During the 1950s and 1960s, functional potter Robert Turner helped develop and refine a stoneware aesthetic that was synonymous with American ceramics of the era. His high-fired, reduction wares were classics of their kind. Timeless and universal in shape, they had gradually evolved, first from a careful study and testing of vessel forms derived from ancient China and Greece, and then, in the 1950s, under aesthetic influences from Japanese folk pottery and Zen Buddhism, the Bauhaus, and contemporary Scandinavian ceramics. The simple, elegant forms of his wheel-thrown casseroles, vases, bowls, and covered jars were based on straight lines that were modified only sparingly by sweeping curves. Each refined and disciplined form was superbly fitted to its primary function — cooking, holding, pouring.
By the late 1960s, however, Turner’s pottery had reached a such degree of perfection in both form and expression that he perceived it as a “dead end.” At mid-career, feeling he had exhausted his original reasons for vessel making, he began to experiment. Building on the formal transformations of potter Peter Voulkos, he began to reconfigure the essential geometry of the pot. With form no longer following function, Turner became one of the leading makers of organically abstract “art” pots during the 1970s.
In 1971 – 72, drawn by the power of African sculpture, and wishing to imbue his work with a greater sense of universality, Robert Turner traveled to Nigeria and Ghana. The trip proved transformational. In West Africa he was deeply moved by the way in which art was ingrained in daily experience, and by the beauty of traditional forms of architecture, pottery, ceremonial objects, and decoration. After his return, Turner began to produce series of distinctive vessel types named after African kingdoms and peoples — Ashanti, Ife, Oshogbo, Akan. The first is a squat, lidded pot; the others are cone and cylinder shapes.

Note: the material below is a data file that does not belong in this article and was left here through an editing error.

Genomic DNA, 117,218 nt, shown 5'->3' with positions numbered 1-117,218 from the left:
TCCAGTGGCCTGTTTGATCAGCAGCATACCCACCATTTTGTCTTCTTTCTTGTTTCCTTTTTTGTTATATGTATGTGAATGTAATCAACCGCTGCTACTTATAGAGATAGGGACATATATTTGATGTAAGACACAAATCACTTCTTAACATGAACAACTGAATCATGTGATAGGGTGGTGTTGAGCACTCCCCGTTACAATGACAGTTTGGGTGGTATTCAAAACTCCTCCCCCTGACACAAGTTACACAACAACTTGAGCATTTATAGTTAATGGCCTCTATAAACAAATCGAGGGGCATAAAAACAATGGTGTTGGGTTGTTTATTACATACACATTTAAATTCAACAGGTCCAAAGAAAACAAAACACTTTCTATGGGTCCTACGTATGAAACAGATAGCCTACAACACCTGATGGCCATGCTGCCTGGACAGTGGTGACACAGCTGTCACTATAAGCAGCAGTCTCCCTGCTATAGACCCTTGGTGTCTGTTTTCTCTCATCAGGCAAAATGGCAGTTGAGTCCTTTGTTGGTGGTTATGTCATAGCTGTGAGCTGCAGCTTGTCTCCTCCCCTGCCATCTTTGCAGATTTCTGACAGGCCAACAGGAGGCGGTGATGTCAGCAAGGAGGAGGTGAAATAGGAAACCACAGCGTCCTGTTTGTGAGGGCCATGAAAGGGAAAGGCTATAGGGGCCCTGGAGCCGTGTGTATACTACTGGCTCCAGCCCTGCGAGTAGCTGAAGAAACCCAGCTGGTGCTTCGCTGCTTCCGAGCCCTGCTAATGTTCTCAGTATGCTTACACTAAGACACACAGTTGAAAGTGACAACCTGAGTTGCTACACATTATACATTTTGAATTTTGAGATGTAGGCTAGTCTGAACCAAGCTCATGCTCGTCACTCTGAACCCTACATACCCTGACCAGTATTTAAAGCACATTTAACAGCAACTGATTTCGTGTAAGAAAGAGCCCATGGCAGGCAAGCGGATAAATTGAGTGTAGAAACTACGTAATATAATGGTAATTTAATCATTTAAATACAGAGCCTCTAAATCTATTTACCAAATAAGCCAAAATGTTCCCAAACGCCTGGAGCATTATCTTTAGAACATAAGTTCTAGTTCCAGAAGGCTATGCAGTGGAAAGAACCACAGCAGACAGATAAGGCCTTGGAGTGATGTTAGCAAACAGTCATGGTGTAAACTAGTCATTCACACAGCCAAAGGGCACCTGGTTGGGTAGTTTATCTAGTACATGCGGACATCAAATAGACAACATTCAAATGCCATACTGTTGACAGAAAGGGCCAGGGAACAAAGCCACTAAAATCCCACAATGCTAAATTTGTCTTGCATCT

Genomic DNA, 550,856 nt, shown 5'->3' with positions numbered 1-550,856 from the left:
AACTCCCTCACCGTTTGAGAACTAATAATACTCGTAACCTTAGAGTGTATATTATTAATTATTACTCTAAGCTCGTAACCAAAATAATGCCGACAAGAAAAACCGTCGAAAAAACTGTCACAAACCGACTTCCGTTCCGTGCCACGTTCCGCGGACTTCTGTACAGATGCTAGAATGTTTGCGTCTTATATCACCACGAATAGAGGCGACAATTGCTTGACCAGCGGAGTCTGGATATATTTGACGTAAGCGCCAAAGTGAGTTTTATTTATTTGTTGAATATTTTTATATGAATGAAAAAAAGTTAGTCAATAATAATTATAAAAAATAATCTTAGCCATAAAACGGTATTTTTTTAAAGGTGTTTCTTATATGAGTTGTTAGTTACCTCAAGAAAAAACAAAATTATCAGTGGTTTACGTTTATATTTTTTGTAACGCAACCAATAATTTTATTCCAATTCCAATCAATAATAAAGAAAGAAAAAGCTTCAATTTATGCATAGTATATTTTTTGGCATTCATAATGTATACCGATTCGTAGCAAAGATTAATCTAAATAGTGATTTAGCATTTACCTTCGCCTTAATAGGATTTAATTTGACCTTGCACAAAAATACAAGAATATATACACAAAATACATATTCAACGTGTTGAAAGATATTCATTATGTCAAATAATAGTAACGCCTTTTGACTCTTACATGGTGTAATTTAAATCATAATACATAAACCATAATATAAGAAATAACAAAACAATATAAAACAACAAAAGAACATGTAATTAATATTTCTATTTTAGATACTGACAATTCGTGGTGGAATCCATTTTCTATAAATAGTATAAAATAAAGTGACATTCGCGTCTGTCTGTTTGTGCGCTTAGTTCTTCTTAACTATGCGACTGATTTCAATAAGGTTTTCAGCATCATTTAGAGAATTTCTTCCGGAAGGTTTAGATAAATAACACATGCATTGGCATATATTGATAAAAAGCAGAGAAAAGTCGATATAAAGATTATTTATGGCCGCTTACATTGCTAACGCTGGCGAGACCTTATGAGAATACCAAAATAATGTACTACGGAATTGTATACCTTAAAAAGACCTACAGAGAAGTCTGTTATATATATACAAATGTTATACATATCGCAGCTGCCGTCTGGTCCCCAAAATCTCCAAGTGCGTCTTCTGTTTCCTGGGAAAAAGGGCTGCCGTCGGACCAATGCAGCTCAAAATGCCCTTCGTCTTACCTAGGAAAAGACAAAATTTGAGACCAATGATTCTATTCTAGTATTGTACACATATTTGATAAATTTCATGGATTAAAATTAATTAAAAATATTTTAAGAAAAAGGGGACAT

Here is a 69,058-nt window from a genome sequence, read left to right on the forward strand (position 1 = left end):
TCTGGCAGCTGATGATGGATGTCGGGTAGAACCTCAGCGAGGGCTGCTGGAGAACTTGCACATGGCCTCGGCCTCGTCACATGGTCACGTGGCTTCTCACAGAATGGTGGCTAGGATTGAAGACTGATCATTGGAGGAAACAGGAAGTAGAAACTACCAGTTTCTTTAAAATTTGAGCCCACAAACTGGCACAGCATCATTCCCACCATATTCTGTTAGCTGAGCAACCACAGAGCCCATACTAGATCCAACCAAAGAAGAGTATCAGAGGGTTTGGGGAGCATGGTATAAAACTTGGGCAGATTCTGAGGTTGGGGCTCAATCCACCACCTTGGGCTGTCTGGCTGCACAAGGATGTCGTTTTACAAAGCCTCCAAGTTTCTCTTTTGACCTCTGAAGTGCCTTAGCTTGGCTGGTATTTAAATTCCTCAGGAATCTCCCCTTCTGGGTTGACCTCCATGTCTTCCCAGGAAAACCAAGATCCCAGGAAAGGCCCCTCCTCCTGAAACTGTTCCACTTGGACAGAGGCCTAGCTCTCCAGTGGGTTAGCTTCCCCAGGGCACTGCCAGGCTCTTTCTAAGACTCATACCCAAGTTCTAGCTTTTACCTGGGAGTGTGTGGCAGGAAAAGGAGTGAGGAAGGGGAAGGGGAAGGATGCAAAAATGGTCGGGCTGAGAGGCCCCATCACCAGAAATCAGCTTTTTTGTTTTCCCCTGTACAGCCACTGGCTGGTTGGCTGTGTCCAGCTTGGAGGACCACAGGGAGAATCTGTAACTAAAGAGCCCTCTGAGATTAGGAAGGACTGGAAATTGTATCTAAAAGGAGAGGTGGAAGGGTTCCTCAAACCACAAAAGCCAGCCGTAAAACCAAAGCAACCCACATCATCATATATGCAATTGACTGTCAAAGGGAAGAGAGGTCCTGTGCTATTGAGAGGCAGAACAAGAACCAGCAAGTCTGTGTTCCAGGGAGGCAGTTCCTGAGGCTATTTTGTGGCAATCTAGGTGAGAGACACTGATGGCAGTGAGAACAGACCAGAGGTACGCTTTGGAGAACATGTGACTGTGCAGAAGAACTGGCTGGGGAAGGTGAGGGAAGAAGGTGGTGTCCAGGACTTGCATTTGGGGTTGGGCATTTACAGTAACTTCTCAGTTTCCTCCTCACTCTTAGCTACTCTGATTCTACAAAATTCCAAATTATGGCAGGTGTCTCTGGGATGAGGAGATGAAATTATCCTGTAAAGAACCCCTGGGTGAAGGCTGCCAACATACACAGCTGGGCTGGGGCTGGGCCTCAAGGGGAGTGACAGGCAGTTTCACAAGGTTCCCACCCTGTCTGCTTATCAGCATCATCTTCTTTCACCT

In these variations on formal themes, he endeavored to express his perception of the cultural spirit of the various tribal centers he had visited, as well as evoking the shape, color, and texture of the local landscape. The canyons, desert landscape, and adobe architecture of the American Southwest also deeply attracted Turner’s attention at this time, resulting in his ongoing series of de Chelly vessels — a fourth cone and cylinder variant.
Limiting his formal vocabulary in the 1970s and 1980s to a handful of distinctive cone and cylinder shapes inspired by his African sojourn, Turner also restricted the colors and his clays and glazes to three basic hues: blue-black, red-brown, and tones of white. The outsides of his pots were often sandblasted to create chromatic variations and more inviting and tactile surfaces.
Akan (1984) [1993.54.20] exemplifies Robert Turner’s mingling of influences from his experiences in West Africa. Peter Voulkos’ ceramics, and his own decades-long interest in reworking and refining the essential geometry of the vessel. Like his other types of pots, this dark-toned Akan is composed of two elementary, wheel-thrown shapes — a wide-based cone that firmly supports a cylinder.
The generalized form serves as the armature for rectangular strips of clay that look like steel bars that Turner juxtaposes on its surface. Along with other surface additions, these strips are placed in such a way as to suggest movement both up and around the sculptural pot. In the artist’s words, the added strips “begin to move as a structure, as in a dance, spanning space like a bridge — almost as though I could take the pot away and they could exist by themselves.”
Jeremy Adamson KPMG Peat Marwick Collection of American Craft: A Gift to the Renwick Gallery (Washington, D.C.: Renwick Gallery, National Museum of American Art, Smithsonian Institution, 1994)
Robert Turner started his career as a painter and attended the Pennsylvania Academy of the Fine Arts before traveling to Europe to study the old masters. In the late 1940s he made the switch to ceramics and earned a master’s degree in industrial ceramic design from New York’s Alfred University. He taught at Black Mountain College in North Carolina, a center for avant-garde art, music, and drama during the 1940s and ’50s. In 1951 he left Black Mountain and moved to a remote farm in Alfred Station, New York, where he worked in a pottery studio converted from an old barn. Turner traveled the world, exploring the art of different cultures, from Nova Scotia and Cape Cod to Italy and Nigeria. His pots explore the idea of enclosed space, which he equated to the “inside of a crater” or “in between the walls of a canyon.” (Turner, “Born Remembering,” The Studio Potter, June 1982)